International Estate Planning Pt. 2
This is the second in a series of blogs about the tax aspects of international estate tax planning.
What assets are subject to US estate tax?
So far, I’ve used the terms estate tax and gift tax interchangeably, but there are differences.
The estate tax is assessed on death to your estate, and gift tax is assessed to the living giver, you, while you are alive.
The list of assets subject to US estate tax if held by a non-US domiciliary is longer than the assets subject to US gift tax. A non-US domiciliary is subject to US estate tax concerning property deemed located in the US, regardless of whether it’s tangible or intangible.
Assets deemed located in the US for these purposes generally include:
- US real property holdings
- US personal property
- Deposits with a US bank [if connected with a US trade or business, otherwise not]
- Shares of a US corporation [but not a foreign corporation]
What assets are exempt from US estate tax [assuming these are not effectively connected with a US trade or business}?
- Deposits with US banks, to encourage foreigners to put money in US banks
- Shares of foreign corporations, even if US assets are held by the foreign corporation
- Life insurance proceeds on the life of a non-US domiciliary decedent, thanks to the life insurance lobby
- US Treasury Notes and other debt obligations eligible for the portfolio interest exemption, again, to encourage foreign investment
For US domiciliaries, everything is taxable. These exemptions relate only to non-US domiciliaries and assume the assets are not effectively connected with a US trade or business.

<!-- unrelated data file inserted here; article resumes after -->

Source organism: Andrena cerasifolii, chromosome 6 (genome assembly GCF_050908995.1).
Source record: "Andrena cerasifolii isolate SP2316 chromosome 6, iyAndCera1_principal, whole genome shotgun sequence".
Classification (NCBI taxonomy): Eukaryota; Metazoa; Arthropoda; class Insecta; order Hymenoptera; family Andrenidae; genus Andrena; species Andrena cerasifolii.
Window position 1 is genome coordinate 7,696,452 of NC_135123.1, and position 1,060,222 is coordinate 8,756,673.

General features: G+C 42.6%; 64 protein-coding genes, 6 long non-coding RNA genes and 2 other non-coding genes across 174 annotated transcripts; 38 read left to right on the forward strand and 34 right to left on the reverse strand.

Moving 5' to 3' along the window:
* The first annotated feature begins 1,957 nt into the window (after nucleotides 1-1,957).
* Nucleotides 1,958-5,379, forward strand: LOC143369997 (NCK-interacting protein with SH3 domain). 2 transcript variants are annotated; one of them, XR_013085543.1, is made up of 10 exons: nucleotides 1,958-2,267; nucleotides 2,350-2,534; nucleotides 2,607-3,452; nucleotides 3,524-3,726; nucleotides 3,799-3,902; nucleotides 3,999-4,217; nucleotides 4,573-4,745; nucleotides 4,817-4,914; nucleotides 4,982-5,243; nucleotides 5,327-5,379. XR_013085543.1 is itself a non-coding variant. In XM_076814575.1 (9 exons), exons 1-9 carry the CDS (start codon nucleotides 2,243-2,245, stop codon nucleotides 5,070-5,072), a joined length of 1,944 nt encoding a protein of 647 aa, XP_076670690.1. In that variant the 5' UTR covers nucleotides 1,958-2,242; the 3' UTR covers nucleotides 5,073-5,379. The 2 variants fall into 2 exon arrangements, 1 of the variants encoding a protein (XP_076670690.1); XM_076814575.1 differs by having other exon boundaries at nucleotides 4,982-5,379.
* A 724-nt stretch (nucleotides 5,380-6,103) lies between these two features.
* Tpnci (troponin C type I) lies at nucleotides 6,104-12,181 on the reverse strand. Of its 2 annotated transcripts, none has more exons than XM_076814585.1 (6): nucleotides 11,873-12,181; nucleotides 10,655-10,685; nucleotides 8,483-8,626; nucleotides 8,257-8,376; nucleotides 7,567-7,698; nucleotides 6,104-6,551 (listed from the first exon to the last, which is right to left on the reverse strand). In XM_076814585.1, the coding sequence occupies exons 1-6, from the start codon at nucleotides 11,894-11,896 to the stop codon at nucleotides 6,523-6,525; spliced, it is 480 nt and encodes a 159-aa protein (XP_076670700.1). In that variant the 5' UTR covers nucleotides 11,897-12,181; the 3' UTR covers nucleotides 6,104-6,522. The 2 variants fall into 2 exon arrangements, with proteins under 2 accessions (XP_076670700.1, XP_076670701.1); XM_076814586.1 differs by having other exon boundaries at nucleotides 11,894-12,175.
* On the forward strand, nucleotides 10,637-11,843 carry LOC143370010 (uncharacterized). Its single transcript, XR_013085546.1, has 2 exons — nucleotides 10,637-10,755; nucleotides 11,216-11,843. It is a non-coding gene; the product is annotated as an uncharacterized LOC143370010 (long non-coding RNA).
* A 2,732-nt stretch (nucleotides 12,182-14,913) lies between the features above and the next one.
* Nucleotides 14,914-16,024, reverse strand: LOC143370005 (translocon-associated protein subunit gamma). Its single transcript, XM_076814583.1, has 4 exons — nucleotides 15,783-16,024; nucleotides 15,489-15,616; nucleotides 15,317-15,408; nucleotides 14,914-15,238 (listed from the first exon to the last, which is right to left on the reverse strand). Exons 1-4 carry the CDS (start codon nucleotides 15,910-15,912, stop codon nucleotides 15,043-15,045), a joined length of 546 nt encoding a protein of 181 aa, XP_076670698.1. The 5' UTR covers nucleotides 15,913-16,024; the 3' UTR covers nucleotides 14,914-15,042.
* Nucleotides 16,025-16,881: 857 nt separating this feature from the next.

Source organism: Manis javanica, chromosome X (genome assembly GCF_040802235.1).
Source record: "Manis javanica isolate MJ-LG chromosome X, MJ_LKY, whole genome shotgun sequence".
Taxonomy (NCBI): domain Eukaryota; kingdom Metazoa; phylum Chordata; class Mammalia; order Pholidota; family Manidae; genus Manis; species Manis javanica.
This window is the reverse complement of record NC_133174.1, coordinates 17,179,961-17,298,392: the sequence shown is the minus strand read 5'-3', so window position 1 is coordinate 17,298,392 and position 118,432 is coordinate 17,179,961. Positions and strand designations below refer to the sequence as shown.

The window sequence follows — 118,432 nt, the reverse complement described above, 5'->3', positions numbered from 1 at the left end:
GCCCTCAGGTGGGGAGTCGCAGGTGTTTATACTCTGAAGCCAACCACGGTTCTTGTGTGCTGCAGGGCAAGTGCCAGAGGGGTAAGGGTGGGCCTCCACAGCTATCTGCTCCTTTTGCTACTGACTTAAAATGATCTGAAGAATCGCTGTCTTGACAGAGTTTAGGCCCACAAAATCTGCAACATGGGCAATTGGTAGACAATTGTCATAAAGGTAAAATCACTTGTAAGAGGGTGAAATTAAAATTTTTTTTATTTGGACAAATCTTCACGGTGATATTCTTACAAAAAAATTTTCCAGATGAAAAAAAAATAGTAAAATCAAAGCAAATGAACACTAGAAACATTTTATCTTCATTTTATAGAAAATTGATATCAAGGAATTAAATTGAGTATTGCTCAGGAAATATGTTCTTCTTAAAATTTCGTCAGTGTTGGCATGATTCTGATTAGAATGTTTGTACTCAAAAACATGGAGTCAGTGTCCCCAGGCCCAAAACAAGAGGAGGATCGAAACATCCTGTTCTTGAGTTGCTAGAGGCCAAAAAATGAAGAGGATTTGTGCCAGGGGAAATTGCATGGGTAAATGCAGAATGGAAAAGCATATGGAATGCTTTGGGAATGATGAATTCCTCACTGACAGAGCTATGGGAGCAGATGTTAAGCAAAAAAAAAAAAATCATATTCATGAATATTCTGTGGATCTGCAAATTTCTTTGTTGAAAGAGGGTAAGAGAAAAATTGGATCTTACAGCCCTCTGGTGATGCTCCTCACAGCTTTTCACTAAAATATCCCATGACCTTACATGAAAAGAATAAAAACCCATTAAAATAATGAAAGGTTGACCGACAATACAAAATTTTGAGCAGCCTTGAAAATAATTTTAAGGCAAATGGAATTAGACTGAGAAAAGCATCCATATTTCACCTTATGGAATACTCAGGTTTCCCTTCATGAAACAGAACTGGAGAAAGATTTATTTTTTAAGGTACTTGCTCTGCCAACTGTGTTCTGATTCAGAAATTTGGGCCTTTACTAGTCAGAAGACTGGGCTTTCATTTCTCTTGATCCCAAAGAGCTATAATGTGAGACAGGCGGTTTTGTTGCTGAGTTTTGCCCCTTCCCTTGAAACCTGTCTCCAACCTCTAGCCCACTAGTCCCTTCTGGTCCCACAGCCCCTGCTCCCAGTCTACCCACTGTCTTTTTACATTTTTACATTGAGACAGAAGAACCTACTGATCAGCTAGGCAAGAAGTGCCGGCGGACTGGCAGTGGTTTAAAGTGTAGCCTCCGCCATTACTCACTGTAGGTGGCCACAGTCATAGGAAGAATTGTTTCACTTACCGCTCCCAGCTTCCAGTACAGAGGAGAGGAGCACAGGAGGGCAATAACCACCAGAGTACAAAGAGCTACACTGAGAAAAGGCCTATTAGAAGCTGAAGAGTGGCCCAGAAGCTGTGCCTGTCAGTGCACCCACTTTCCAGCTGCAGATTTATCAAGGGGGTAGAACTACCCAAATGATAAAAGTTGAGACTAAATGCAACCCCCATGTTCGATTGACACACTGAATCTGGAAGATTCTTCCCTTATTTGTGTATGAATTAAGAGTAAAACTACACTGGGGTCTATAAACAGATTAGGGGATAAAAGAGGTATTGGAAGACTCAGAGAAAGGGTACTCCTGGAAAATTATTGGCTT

What assets are subject to US gift taxes?
A non-citizen or non-resident is subject to US gift tax on the transfer of US real property or US tangible personal property. However, gifts of intangible assets are not subject to US gift tax because intangible assets are considered to be located in the home country of the donor.
Gifts of US corporation shares are also not subject to US gift tax since shares are intangible property.
Note, however, that these very same shares would be taxable if they came out of the estate of the non-US domiciliary decedent since they are considered US situs assets. So, it’s tricky; non-taxable if it’s a living gift, taxable if it is a gift after death.
Stated differently; if I were a non-citizen or non-resident and make a gift of US tangible property, I’m going to have a taxable gift. If I make a gift of an intangible, that’s not a taxable gift. If I make a gift of an intangible that owns US property, ex., US corporation stock, where the underlying corporate asset is US property, that would be also not subject to gift tax, since the stock is intangible and intangibles are not subject to the gift tax. However, if those US corporation shares pass not as a gift when I am living, but as an inheritance after my death, those shares would be US situs assets, subject to estate tax.
Taxable or not, the gift recipients, however, may be subject to disclosure requirements. The filing of information return Form 3520 will be necessary if the amount of the gift exceeds $100K in any year. Gifts that are generally free of tax would be taxable and severely penalized if Form 3520 is not filed when required.
What are Gift Tax exclusions?
There is an annual exclusion of $16K per donee on taxable gifts of US property. This annual exclusion, adjusted annually for cost of living, is available to all donors [citizens or non-citizens, residents or non-residents, whoever], for gifts to all donees [relative, friend, stranger, anybody].
There are quirks. Non-citizens or non-residents are not entitled to the gift splitting election to which US citizens and resident aliens are entitled, in which case the $16K can be doubled to $32K when done by husband and wife.
And, there is an annual exclusion for gifts to non-US citizen spouses of $164K, which tries to make up for the fact that non-citizens can’t benefit from the unlimited marital exclusion available to US citizens, discussed earlier.
For questions, please connect with Daniel Won at [email protected]